“What’s more American than Corn Flakes?” —Bing Crosby
From the much admired medical historian (“Markel shows just how compelling the medical history can be”—Andrea Barrett) and author of An Anatomy of Addiction (“Absorbing, vivid”—Sherwin Nuland, The New York Times Book Review, front page)—the story of America’s empire builders: John and Will Kellogg.
John Harvey Kellogg was one of America’s most beloved physicians; a best-selling author, lecturer, and health-magazine publisher; founder of the Battle Creek Sanitarium; and patron saint of the pursuit of wellness. His youngest brother, Will, was the founder of the Battle Creek Toasted Corn Flake Company, which revolutionized the mass production of food and what we eat for breakfast.
In The Kelloggs, Howard Markel tells the sweeping saga of these two extraordinary men, whose lifelong competition and enmity toward one another changed America’s notion of health and wellness from the mid-nineteenth to the mid-twentieth centuries, and who helped change the course of American medicine, nutrition, wellness, and diet.
The Kelloggs were of Puritan stock, a family that came to the shores of New England in the mid-seventeenth century, that became one of the biggest in the county, and then renounced it all for the religious calling of Ellen Harmon White, a self-proclaimed prophetess, and James White, whose new Seventh-day Adventist theology was based on Christian principles and sound body, mind, and hygiene rules—Ellen called it “health reform.”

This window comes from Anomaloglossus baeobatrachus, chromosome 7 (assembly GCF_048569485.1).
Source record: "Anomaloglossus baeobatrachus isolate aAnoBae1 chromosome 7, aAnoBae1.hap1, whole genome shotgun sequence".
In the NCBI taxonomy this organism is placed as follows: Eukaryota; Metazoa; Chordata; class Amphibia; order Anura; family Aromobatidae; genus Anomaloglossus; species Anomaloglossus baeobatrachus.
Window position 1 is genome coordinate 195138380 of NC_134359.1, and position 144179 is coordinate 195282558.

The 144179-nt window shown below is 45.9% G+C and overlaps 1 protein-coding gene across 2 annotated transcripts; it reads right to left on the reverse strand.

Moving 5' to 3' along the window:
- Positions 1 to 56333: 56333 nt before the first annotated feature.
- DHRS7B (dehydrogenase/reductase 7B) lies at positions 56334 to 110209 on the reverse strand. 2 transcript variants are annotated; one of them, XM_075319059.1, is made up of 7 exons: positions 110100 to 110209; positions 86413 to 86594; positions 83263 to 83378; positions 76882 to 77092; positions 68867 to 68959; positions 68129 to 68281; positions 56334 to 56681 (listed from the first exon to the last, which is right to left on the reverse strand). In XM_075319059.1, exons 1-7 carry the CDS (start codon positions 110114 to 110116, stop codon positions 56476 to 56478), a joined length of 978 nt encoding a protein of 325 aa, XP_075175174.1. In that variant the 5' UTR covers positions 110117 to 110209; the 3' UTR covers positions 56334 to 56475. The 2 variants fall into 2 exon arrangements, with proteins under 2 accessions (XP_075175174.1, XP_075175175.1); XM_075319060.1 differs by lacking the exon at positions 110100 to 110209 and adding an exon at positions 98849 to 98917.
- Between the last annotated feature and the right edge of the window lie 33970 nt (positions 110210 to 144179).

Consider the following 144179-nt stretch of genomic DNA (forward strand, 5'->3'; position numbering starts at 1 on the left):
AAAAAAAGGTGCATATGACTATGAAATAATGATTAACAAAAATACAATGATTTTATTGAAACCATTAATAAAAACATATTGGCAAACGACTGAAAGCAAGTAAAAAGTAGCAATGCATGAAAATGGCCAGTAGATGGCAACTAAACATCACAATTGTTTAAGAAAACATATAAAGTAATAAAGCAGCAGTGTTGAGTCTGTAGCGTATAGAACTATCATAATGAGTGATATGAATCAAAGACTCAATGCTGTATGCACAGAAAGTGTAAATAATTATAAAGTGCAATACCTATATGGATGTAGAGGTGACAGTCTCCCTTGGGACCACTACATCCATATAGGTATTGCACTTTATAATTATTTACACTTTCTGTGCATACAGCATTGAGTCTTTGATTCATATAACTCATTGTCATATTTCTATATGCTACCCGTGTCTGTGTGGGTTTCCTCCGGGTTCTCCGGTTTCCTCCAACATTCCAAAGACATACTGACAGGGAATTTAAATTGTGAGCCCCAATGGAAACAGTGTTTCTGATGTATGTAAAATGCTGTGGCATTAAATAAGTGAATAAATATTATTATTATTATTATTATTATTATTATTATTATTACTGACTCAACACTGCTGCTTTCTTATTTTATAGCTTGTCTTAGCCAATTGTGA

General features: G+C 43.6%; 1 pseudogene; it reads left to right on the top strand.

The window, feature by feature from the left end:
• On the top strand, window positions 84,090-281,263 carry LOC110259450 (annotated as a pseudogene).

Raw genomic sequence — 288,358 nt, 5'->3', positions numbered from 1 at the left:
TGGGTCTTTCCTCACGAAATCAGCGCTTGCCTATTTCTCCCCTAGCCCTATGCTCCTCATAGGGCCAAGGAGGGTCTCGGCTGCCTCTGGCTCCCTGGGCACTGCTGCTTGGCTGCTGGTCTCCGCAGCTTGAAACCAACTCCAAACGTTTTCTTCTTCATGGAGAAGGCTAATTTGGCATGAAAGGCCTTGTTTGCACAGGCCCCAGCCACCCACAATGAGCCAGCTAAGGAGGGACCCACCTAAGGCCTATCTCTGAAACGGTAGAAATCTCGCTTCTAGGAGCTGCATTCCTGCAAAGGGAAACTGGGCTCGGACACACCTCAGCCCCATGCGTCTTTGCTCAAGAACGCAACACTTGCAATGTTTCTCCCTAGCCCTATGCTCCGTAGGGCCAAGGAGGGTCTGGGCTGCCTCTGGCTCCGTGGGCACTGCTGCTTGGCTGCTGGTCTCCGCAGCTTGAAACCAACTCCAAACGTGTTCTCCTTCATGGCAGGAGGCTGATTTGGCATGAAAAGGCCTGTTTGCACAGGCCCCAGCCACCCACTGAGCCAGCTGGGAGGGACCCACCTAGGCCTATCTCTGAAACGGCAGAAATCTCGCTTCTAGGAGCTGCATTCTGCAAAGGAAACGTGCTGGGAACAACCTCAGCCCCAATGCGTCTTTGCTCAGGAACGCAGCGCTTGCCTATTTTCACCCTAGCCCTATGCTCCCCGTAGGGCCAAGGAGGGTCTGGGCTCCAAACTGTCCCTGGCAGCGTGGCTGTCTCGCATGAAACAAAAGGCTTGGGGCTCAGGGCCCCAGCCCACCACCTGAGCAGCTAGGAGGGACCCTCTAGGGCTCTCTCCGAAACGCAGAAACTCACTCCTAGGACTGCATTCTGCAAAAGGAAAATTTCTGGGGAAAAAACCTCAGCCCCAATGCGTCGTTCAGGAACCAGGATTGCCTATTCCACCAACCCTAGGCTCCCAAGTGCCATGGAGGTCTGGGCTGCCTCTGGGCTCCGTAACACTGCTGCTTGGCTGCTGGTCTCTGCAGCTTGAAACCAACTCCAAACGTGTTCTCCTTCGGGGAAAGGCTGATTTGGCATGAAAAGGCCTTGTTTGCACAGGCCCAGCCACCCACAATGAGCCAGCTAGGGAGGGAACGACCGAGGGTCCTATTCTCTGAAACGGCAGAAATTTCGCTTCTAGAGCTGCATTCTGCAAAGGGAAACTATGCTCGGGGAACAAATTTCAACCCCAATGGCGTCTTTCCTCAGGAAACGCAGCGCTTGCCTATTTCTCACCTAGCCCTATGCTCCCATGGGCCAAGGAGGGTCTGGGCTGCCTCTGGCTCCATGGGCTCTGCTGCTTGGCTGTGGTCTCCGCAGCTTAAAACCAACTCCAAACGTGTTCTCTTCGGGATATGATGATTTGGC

The Whites groomed the young John Kellogg for a central role in the Seventh-day Adventist Church and sent him to America’s finest Medical College. Kellogg’s main medical focus—and America’s number one malady: indigestion (Walt Whitman described it as “the great American evil”).
Markel gives us the life and times of the Kellogg brothers of Battle Creek: Dr. John Harvey Kellogg and his world-famous Battle Creek Sanitarium medical center, spa, and grand hotel attracted thousands actively pursuing health and well-being. Among the guests: Mary Todd Lincoln, Amelia Earhart, Booker T. Washington, Johnny Weissmuller, Dale Carnegie, Sojourner Truth, Henry Ford, John D. Rockefeller, Jr., and George Bernard Shaw. And the presidents he advised: Taft, Harding, Hoover, and Roosevelt, with first lady Eleanor. The brothers Kellogg experimented on malt, wheat, and corn meal, and, tinkering with special ovens and toasting devices, came up with a ready-to-eat, easily digested cereal they called Corn Flakes.